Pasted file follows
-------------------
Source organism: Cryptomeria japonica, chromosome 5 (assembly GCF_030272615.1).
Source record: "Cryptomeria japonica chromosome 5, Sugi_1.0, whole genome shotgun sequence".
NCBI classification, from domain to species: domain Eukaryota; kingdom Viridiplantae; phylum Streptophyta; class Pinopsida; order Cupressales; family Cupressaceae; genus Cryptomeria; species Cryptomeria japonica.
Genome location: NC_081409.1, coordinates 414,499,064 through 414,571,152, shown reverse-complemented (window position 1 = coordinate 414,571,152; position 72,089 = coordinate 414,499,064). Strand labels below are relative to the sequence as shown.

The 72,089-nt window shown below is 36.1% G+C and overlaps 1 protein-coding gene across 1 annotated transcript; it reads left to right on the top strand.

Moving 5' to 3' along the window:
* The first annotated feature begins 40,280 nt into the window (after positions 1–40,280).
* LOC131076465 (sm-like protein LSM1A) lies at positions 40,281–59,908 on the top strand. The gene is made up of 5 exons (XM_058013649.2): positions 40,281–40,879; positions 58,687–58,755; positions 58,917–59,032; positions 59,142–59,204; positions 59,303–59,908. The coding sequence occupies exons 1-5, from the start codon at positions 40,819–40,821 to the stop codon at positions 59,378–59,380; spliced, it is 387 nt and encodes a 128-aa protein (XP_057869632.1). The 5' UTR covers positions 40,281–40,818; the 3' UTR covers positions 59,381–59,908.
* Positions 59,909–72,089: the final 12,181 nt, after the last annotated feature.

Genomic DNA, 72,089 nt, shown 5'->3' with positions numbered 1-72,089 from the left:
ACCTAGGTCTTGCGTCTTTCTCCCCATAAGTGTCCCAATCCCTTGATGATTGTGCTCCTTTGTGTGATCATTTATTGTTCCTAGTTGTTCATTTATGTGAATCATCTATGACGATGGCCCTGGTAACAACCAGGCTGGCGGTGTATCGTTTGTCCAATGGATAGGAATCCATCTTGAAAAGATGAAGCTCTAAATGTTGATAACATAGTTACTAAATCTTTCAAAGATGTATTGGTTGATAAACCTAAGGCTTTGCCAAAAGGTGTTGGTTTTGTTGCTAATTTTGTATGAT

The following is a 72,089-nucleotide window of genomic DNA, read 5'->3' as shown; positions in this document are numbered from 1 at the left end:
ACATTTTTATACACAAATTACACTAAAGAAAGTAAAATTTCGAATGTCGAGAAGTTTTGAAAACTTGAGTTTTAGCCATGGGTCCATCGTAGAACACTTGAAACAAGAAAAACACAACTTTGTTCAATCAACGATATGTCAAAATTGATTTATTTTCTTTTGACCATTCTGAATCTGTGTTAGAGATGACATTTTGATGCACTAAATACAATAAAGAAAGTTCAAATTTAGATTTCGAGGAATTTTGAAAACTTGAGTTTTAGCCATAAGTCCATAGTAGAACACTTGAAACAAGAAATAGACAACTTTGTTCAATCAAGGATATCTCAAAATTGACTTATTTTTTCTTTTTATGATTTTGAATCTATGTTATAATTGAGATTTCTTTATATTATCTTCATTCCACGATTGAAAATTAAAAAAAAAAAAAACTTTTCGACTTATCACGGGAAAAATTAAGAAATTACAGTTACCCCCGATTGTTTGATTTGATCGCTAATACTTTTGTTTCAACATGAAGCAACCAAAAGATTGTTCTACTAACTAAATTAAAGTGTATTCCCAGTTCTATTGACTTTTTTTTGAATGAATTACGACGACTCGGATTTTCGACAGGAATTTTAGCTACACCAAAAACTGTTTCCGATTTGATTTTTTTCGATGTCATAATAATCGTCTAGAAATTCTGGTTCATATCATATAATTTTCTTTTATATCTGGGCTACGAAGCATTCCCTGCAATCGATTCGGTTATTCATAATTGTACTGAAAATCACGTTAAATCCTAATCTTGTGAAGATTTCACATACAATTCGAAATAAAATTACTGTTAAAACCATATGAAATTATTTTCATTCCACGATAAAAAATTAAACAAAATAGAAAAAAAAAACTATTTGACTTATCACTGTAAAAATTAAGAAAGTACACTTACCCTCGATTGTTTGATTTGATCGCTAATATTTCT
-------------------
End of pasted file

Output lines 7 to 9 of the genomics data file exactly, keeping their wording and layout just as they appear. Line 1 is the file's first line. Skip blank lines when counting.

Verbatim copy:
* The first annotated feature begins 40,280 nt into the window (after positions 1–40,280).
* LOC131076465 (sm-like protein LSM1A) lies at positions 40,281–59,908 on the top strand. The gene is made up of 5 exons (XM_058013649.2): positions 40,281–40,879; positions 58,687–58,755; positions 58,917–59,032; positions 59,142–59,204; positions 59,303–59,908. The coding sequence occupies exons 1-5, from the start codon at positions 40,819–40,821 to the stop codon at positions 59,378–59,380; spliced, it is 387 nt and encodes a 128-aa protein (XP_057869632.1). The 5' UTR covers positions 40,281–40,818; the 3' UTR covers positions 59,381–59,908.
* Positions 59,909–72,089: the final 12,181 nt, after the last annotated feature.